Clinton earns top budget award for fourth straight year

Chris Berendt Staff Writer

December 26, 2013

For the fourth consecutive year, the City of Clinton has received the highest form of recognition in governmental budgeting.

The Government Finance Officers Association of the United States and Canada (GFOA) has announced that the City of Clinton and its Finance Department has received the GFOA’s Distinguished Budget Presentation Award for its budget, with special recognition for its Capital Improvement Plan for the second straight year.

“We are extremely proud to have received this award for the fourth consecutive year, especially receiving special capital budgeting recognition two years running,” said city manager Shawn Purvis. “We put a tremendous amount of time into our budget document because it represents one of the biggest policy decisions made year in and year out.”

Purvis said the city and its finance staff expect the document to outline its short and long-term goals, demonstrate the city’s strategies to accomplish those goals and provide guidance for day-to-day operations.

“By taking the time to develop this document, we hold ourselves accountable to serving our citizens in the most fiscally responsible manner possible,” he stated.

The GFOA praised Clinton for doing just that, saying the budget award recognizes those staffs that go above and beyond in budget planning. For budgets including fiscal period 2012, over 1,340 entries are expected to receive the award.

“Award recipients have pioneered efforts to improve the quality of budgeting and provide an excellent example for other governments throughout North America,” stated the GFOA, which serves over 17,800 government finance professionals throughout the continent.

Its Budget Presentation Awards Program is the only national awards program in governmental budgeting and recognition is given as part of that program to those government entities meeting the highest of standards.

“It reflects the commitment of the governing body and staff to meeting the highest principles of governmental budgeting,” the GFOA stated. “In order to receive the budget award, the entity had to satisfy nationally recognized guidelines for effective budget presentation.”

Those guidelines are designed to assess how well a budget serves as a policy document, a financial plan, an operations guide and a communications device. Budget documents must be rated “proficient” in all four categories, and the 14 mandatory criteria within those categories to receive the award.

Staffing shakeup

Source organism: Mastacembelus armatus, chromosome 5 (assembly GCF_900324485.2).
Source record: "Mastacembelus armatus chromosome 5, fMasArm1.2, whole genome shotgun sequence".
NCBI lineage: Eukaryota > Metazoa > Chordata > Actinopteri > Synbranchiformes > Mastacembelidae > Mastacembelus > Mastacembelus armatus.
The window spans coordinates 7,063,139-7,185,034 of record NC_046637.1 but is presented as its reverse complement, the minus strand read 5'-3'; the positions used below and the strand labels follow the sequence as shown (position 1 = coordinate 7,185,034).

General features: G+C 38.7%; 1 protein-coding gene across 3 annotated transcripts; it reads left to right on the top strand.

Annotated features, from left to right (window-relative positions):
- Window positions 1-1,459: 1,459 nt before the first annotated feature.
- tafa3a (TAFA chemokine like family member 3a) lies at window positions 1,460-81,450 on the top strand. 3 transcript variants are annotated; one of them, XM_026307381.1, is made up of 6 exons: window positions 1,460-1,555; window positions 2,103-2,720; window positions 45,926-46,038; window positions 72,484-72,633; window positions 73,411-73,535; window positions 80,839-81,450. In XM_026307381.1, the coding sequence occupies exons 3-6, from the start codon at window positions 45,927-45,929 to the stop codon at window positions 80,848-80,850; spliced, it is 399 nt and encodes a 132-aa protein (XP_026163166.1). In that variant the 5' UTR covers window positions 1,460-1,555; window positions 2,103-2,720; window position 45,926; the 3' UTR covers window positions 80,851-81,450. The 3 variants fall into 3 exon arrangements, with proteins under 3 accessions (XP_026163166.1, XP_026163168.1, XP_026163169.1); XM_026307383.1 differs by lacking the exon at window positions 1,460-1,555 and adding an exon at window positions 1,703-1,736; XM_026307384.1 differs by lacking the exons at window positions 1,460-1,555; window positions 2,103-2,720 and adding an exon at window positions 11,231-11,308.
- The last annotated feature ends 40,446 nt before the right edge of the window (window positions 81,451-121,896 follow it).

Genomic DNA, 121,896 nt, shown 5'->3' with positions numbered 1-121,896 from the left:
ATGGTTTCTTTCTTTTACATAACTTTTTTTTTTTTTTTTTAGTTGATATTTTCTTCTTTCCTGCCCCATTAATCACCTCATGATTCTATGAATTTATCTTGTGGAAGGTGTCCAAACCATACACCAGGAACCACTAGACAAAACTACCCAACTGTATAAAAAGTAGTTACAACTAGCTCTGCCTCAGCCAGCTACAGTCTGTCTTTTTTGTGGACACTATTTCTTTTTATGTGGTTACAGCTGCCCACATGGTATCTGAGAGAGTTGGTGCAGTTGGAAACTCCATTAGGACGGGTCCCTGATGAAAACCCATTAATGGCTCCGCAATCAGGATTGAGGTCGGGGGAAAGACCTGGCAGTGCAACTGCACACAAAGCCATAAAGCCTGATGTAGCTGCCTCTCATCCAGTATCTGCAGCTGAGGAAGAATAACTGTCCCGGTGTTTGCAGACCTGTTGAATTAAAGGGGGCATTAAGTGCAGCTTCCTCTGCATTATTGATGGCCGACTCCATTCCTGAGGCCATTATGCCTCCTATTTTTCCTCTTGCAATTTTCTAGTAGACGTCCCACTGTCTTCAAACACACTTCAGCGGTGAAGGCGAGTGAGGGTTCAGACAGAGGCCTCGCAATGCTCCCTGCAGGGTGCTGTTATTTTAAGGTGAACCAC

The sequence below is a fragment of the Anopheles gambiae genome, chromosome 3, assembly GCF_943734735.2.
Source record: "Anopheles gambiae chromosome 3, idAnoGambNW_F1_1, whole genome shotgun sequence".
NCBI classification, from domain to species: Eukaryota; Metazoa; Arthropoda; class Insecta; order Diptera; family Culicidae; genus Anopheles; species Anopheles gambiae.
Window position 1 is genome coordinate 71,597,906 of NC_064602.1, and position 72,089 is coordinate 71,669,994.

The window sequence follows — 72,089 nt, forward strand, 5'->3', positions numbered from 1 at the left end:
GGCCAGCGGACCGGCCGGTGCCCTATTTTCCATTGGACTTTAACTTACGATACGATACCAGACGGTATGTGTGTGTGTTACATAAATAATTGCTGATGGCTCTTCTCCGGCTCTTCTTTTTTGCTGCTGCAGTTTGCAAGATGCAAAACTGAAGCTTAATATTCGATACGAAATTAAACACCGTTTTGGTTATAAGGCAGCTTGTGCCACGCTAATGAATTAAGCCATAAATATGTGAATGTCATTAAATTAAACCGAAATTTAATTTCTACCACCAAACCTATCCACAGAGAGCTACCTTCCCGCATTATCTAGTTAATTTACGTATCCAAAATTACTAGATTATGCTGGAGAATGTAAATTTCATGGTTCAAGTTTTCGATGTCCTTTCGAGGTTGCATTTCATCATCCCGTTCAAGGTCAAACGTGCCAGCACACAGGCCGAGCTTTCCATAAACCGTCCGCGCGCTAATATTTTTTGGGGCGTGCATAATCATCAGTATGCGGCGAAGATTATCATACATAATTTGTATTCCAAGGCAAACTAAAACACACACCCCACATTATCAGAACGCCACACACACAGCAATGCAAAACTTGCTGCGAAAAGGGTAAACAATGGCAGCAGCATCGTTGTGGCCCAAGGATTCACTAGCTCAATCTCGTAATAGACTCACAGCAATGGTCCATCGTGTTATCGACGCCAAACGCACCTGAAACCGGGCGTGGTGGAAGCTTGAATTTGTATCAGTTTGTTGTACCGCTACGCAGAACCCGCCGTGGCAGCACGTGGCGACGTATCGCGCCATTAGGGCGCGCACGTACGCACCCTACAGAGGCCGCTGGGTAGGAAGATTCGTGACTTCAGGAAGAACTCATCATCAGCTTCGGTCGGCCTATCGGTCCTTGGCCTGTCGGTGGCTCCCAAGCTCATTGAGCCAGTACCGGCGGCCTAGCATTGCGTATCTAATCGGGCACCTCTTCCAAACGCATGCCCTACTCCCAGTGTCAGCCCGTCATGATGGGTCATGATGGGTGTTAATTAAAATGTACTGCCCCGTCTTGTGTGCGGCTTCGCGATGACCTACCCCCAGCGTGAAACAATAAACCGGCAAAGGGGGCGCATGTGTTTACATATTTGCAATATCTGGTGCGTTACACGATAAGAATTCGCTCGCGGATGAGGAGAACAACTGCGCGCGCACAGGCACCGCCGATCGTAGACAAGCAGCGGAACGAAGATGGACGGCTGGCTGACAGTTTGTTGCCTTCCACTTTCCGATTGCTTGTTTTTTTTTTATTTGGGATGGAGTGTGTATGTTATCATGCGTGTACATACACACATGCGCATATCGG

It is a distinction that has now been garnered by the City of Clinton four times in as many budget cycles. However, Purvis said the city will have to deal with significant staffing transitions in order to continue to keep the bar high, but the top standard the city has set for itself will remain very much in place.

“The budget process will be more difficult this year with our transitions,” Purvis said. “We expect to continue preparing our budget in the same manner, if not better. I personally expect it to be more difficult as we are still looking for a new finance director and that person will naturally have a learning curve with our budget.”

Reorganization over the past few years saw the merging of the assistant manager and finance director positions based on existing personnel and the needs of the city. Purvis, who served as assistant manager for all four GFOA budgeting awards, stepped into that dual role in 2011 and served in it for the past two budget cycles before being promoted to city manager earlier this year upon John Connet’s departure.

That reorganization resulted in no increase in staff. To maintain staffing levels, the city is seeking only to fill the vacant finance director position, with no current plans to fill the vacant assistant manager position.

“(The finance director position) is one of the most difficult municipal positions to fill on its own merits, let alone trying to fill a combination assistant manager-finance director position,” Purvis stated.

Regardless, the city manager said staffing shakeups are an obstacle that the city will have to surmount, and he is confident that it will — to put forth another solid budget and earn a fifth straight budget award next year.

“It may take a few extra long nights and weekends, but we will produce a budget document of which City Council and our citizens can be proud,” he said. “We will do what is necessary.”

Chris Berendt can be reached at 910-592-8137 ext. 121 or via email at